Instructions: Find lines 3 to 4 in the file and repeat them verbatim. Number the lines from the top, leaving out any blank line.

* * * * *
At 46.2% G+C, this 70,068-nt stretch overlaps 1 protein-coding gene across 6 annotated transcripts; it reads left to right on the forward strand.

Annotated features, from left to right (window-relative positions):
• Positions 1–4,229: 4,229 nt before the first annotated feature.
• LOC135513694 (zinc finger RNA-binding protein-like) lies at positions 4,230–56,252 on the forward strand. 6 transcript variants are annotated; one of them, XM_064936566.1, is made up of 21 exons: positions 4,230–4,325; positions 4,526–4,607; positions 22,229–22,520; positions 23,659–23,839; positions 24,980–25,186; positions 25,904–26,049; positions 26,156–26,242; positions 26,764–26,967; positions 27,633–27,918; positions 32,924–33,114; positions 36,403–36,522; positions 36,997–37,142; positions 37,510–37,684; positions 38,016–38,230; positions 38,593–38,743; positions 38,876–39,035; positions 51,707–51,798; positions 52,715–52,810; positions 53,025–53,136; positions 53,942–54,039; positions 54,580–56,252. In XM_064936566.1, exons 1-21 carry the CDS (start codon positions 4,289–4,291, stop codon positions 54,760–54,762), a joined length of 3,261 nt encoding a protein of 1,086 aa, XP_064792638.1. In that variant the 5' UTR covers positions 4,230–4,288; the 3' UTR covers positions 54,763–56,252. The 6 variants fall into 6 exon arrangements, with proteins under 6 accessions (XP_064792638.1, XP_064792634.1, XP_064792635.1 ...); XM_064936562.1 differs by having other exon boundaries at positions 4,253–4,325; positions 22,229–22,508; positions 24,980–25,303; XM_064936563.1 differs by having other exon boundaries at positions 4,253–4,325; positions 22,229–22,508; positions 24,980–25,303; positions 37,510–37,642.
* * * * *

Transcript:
• Positions 1–4,229: 4,229 nt before the first annotated feature.
• LOC135513694 (zinc finger RNA-binding protein-like) lies at positions 4,230–56,252 on the forward strand. 6 transcript variants are annotated; one of them, XM_064936566.1, is made up of 21 exons: positions 4,230–4,325; positions 4,526–4,607; positions 22,229–22,520; positions 23,659–23,839; positions 24,980–25,186; positions 25,904–26,049; positions 26,156–26,242; positions 26,764–26,967; positions 27,633–27,918; positions 32,924–33,114; positions 36,403–36,522; positions 36,997–37,142; positions 37,510–37,684; positions 38,016–38,230; positions 38,593–38,743; positions 38,876–39,035; positions 51,707–51,798; positions 52,715–52,810; positions 53,025–53,136; positions 53,942–54,039; positions 54,580–56,252. In XM_064936566.1, exons 1-21 carry the CDS (start codon positions 4,289–4,291, stop codon positions 54,760–54,762), a joined length of 3,261 nt encoding a protein of 1,086 aa, XP_064792638.1. In that variant the 5' UTR covers positions 4,230–4,288; the 3' UTR covers positions 54,763–56,252. The 6 variants fall into 6 exon arrangements, with proteins under 6 accessions (XP_064792638.1, XP_064792634.1, XP_064792635.1 ...); XM_064936562.1 differs by having other exon boundaries at positions 4,253–4,325; positions 22,229–22,508; positions 24,980–25,303; XM_064936563.1 differs by having other exon boundaries at positions 4,253–4,325; positions 22,229–22,508; positions 24,980–25,303; positions 37,510–37,642.